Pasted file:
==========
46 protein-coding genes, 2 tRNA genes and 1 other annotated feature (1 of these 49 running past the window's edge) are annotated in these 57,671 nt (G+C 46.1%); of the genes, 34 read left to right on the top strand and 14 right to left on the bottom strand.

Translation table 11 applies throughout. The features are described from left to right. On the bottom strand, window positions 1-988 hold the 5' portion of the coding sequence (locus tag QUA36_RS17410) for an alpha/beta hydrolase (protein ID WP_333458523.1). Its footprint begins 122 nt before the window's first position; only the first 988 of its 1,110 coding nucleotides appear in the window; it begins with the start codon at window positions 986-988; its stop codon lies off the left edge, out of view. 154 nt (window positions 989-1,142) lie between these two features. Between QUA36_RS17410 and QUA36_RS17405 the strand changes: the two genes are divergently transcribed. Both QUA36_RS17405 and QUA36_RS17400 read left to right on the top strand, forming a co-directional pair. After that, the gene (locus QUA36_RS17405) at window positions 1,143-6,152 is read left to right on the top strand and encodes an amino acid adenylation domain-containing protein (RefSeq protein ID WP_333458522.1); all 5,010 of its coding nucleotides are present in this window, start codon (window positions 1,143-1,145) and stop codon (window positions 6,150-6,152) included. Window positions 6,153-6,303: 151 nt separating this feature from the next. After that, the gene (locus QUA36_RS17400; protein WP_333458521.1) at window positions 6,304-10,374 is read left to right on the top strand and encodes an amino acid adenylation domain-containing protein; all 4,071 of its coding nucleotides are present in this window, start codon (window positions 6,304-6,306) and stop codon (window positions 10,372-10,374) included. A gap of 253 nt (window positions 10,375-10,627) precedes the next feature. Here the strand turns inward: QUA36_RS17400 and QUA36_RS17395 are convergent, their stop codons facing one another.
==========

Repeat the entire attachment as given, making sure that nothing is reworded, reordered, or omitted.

46 protein-coding genes, 2 tRNA genes and 1 other annotated feature (1 of these 49 running past the window's edge) are annotated in these 57,671 nt (G+C 46.1%); of the genes, 34 read left to right on the top strand and 14 right to left on the bottom strand.

Translation table 11 applies throughout. The features are described from left to right. On the bottom strand, window positions 1-988 hold the 5' portion of the coding sequence (locus tag QUA36_RS17410) for an alpha/beta hydrolase (protein ID WP_333458523.1). Its footprint begins 122 nt before the window's first position; only the first 988 of its 1,110 coding nucleotides appear in the window; it begins with the start codon at window positions 986-988; its stop codon lies off the left edge, out of view. 154 nt (window positions 989-1,142) lie between these two features. Between QUA36_RS17410 and QUA36_RS17405 the strand changes: the two genes are divergently transcribed. Both QUA36_RS17405 and QUA36_RS17400 read left to right on the top strand, forming a co-directional pair. After that, the gene (locus QUA36_RS17405) at window positions 1,143-6,152 is read left to right on the top strand and encodes an amino acid adenylation domain-containing protein (RefSeq protein ID WP_333458522.1); all 5,010 of its coding nucleotides are present in this window, start codon (window positions 1,143-1,145) and stop codon (window positions 6,150-6,152) included. Window positions 6,153-6,303: 151 nt separating this feature from the next. After that, the gene (locus QUA36_RS17400; protein WP_333458521.1) at window positions 6,304-10,374 is read left to right on the top strand and encodes an amino acid adenylation domain-containing protein; all 4,071 of its coding nucleotides are present in this window, start codon (window positions 6,304-6,306) and stop codon (window positions 10,372-10,374) included. A gap of 253 nt (window positions 10,375-10,627) precedes the next feature. Here the strand turns inward: QUA36_RS17400 and QUA36_RS17395 are convergent, their stop codons facing one another.